of some scalar function t, and the one-form t is called "integrable". This scalar function t can now act as the absolute time t which you know of Newtonian mechanics. Note that in this coordinate system we get

    [tex]
    t_{\rho} = \partial_{\rho}x^0 = \delta_{\rho}^0 \ \ \ \rightarrow \ \ \ t_{\rho} = (1,0,0,0)
    [/tex]

    and this implies that

    [tex]
    h^{\mu0} = 0
    [/tex]

    so only the spatial part of the metric h survives.

    I hope this has become clear now :)

    I think you're missing the understanding of the geometric objects in NC and the status of the metric. :)
     
  16. Apr 13, 2010 #15

    haushofer

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    Re: Newton-Cartan

    Also, take a look at equation (29) of Dautcourt's article if you're curious how one can write down a connection in terms of these two metric h and t. The derivation of this connection is not given in any text as far as I know, but right now I'm writing an article about NC from a gauge-point of view in which we actually can derive these expressions quite elegantly.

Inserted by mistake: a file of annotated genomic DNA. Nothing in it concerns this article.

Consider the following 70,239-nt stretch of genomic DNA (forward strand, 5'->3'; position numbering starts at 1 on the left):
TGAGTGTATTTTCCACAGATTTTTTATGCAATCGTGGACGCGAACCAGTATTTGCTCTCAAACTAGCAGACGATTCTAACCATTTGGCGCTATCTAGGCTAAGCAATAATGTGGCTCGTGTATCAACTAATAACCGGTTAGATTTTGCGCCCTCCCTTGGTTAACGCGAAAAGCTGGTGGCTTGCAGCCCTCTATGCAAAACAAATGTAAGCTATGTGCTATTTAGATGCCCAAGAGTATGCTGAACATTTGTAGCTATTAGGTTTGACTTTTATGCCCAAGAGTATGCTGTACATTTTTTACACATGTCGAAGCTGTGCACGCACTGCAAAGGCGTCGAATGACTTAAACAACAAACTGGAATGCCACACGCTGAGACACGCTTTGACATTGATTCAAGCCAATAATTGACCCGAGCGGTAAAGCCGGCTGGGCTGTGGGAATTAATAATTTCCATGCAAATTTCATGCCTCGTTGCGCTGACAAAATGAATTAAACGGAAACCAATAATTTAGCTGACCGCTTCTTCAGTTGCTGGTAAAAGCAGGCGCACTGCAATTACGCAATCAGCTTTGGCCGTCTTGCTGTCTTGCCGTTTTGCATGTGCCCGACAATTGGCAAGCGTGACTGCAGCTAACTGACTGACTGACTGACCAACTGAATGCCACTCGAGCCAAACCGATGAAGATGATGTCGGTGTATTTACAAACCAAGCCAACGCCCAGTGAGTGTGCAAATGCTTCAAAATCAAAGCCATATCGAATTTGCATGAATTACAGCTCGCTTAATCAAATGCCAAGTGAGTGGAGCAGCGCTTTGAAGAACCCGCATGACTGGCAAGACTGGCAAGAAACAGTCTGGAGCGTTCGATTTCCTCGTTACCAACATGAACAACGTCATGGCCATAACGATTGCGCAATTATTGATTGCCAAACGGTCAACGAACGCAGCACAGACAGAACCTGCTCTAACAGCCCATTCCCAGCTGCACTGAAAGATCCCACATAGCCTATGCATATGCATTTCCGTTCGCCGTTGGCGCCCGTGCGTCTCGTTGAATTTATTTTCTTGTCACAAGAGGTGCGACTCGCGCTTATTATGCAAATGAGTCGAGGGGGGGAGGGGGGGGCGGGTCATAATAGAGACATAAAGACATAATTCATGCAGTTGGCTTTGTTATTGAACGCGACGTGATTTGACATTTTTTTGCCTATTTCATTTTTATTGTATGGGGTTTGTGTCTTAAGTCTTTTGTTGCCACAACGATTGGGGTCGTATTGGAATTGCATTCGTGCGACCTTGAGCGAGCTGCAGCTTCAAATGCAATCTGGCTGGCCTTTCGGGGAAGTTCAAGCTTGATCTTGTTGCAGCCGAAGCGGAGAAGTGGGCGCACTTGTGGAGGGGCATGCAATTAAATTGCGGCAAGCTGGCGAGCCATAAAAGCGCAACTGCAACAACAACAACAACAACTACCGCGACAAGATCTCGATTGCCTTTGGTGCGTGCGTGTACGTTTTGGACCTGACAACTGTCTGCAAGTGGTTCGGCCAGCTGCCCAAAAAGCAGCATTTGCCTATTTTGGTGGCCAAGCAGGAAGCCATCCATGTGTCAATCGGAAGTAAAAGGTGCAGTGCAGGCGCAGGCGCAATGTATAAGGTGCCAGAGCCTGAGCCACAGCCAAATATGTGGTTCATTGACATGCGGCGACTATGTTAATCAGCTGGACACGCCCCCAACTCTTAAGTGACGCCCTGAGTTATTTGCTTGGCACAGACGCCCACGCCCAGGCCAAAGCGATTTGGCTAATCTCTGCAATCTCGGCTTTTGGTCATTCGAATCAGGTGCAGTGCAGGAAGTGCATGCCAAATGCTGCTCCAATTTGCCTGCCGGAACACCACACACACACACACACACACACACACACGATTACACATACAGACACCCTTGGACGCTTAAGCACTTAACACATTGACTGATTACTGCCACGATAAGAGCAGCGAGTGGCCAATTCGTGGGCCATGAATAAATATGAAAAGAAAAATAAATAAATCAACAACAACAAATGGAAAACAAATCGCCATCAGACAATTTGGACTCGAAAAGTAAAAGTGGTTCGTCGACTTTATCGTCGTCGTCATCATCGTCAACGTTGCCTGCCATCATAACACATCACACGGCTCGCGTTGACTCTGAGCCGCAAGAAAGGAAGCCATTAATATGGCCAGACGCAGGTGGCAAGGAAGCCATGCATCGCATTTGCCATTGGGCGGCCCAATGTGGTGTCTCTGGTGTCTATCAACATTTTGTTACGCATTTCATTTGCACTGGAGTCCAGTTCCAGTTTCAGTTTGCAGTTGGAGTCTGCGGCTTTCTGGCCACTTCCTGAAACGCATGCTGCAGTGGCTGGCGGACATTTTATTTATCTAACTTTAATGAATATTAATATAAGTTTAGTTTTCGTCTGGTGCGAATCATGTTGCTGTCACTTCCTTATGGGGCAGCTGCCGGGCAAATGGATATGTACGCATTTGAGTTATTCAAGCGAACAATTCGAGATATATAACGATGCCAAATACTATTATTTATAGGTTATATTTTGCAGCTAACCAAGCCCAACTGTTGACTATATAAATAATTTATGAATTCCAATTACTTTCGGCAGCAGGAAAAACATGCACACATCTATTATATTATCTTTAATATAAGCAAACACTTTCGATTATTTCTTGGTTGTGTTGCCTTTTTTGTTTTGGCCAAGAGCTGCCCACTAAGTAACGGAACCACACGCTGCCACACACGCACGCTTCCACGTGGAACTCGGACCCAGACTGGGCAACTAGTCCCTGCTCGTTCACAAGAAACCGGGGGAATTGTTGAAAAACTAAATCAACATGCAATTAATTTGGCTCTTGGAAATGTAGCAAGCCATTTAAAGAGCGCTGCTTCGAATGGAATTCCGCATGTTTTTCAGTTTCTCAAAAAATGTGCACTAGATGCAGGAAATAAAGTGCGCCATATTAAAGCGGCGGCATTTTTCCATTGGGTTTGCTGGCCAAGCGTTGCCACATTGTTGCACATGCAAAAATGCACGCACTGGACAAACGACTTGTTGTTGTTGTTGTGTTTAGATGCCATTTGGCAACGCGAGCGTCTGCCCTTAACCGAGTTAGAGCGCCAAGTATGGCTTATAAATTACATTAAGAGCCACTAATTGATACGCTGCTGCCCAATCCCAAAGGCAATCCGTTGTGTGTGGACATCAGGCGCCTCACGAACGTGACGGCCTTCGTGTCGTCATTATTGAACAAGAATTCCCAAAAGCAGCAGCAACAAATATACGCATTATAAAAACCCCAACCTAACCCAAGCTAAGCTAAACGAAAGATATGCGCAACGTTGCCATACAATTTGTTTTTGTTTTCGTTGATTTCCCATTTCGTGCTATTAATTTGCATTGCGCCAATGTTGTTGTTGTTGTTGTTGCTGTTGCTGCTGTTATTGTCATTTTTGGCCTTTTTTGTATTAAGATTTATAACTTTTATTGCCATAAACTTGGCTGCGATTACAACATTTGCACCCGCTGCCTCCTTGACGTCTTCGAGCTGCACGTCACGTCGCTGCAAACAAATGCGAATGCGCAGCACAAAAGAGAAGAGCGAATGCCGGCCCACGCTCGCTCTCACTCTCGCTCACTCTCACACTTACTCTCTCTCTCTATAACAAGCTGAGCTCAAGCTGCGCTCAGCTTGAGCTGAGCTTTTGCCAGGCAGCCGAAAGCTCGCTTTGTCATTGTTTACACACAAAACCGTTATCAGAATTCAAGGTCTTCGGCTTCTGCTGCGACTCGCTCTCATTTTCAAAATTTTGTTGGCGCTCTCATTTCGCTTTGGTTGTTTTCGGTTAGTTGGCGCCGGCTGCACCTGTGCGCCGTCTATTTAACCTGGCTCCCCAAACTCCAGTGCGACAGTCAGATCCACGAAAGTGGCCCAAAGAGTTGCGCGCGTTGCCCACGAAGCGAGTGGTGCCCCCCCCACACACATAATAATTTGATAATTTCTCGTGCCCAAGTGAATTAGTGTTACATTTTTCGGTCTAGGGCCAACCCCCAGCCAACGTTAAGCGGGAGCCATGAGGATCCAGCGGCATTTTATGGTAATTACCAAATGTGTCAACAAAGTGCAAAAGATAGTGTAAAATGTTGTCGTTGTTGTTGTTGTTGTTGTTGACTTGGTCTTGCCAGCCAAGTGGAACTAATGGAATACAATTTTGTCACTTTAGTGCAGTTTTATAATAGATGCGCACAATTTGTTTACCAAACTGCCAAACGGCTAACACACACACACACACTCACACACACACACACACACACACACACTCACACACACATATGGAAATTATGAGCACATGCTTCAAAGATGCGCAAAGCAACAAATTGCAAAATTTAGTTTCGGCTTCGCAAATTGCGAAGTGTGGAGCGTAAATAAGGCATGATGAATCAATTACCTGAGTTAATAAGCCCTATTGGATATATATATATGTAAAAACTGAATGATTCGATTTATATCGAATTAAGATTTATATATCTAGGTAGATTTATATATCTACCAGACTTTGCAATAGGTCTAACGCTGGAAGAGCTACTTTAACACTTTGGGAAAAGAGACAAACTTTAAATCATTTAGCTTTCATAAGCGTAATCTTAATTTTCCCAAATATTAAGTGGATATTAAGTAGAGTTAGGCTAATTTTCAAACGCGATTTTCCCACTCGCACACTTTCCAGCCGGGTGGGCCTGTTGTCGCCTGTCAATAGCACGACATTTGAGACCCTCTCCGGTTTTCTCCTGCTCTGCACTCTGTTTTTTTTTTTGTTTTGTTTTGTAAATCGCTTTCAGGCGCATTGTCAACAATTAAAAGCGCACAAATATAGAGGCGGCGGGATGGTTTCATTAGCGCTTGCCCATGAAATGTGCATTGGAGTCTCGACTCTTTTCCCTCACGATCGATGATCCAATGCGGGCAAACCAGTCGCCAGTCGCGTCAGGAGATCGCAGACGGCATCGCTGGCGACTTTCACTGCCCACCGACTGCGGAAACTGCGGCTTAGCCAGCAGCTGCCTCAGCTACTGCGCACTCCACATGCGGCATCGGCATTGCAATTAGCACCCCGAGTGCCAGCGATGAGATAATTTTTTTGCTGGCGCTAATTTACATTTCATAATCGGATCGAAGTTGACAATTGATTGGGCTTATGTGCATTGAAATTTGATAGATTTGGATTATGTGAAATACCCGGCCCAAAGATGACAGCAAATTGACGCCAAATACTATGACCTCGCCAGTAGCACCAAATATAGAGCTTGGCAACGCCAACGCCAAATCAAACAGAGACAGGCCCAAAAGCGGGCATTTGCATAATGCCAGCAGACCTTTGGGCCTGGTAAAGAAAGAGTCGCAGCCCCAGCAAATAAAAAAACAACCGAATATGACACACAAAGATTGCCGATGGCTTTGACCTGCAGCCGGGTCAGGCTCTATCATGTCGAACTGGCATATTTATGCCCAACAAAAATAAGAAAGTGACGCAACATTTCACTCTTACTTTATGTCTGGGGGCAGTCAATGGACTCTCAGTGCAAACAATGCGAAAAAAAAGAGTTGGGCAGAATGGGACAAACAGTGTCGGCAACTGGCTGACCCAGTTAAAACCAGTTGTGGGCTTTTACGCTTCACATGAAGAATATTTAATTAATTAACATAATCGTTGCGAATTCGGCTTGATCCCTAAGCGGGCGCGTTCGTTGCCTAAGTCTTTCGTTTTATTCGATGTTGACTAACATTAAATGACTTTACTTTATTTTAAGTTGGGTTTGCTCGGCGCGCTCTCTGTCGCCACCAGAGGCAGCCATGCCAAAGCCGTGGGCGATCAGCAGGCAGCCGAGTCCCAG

Dautcourt first derives single components of the connection terms by using the metric conditions on h and t I gave you and some more. This is a more general theory than Newton Cartan itself.

    By now I think it has become clear that you cannot simply write down the connection in terms of one single nondegenerate metric anymore. If you have more questions, let me know, but first give MTW some time :)
     
  17. Apr 13, 2010 #16

    bcrowell

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    Re: Newton-Cartan

    No, there are alternative formulations of GR in which space is Minkowskian, and yet the field equations are exactly the same, and the predictions of experimental results are all exactly the same. MTW call this the "spin-two viewpoint," and discuss it in box 18.1, p. 437.